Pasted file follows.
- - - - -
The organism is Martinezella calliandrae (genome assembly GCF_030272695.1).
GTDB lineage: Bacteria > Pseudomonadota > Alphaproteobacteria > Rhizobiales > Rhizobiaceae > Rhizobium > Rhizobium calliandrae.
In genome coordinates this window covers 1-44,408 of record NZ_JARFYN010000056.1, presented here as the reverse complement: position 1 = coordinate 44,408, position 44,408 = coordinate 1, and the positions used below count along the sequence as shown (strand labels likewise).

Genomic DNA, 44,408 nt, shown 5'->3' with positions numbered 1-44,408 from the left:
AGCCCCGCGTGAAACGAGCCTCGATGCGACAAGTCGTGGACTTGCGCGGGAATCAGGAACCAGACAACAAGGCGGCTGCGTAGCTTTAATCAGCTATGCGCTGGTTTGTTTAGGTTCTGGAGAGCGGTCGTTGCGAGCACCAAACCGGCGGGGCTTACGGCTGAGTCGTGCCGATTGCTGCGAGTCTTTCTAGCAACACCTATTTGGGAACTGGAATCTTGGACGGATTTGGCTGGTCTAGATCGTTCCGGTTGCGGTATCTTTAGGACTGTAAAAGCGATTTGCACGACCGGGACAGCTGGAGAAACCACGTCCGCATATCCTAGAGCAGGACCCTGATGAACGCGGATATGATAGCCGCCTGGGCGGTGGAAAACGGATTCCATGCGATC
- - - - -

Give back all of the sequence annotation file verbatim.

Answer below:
The organism is Martinezella calliandrae (genome assembly GCF_030272695.1).
GTDB lineage: Bacteria > Pseudomonadota > Alphaproteobacteria > Rhizobiales > Rhizobiaceae > Rhizobium > Rhizobium calliandrae.
In genome coordinates this window covers 1-44,408 of record NZ_JARFYN010000056.1, presented here as the reverse complement: position 1 = coordinate 44,408, position 44,408 = coordinate 1, and the positions used below count along the sequence as shown (strand labels likewise).

Genomic DNA, 44,408 nt, shown 5'->3' with positions numbered 1-44,408 from the left:
AGCCCCGCGTGAAACGAGCCTCGATGCGACAAGTCGTGGACTTGCGCGGGAATCAGGAACCAGACAACAAGGCGGCTGCGTAGCTTTAATCAGCTATGCGCTGGTTTGTTTAGGTTCTGGAGAGCGGTCGTTGCGAGCACCAAACCGGCGGGGCTTACGGCTGAGTCGTGCCGATTGCTGCGAGTCTTTCTAGCAACACCTATTTGGGAACTGGAATCTTGGACGGATTTGGCTGGTCTAGATCGTTCCGGTTGCGGTATCTTTAGGACTGTAAAAGCGATTTGCACGACCGGGACAGCTGGAGAAACCACGTCCGCATATCCTAGAGCAGGACCCTGATGAACGCGGATATGATAGCCGCCTGGGCGGTGGAAAACGGATTCCATGCGATC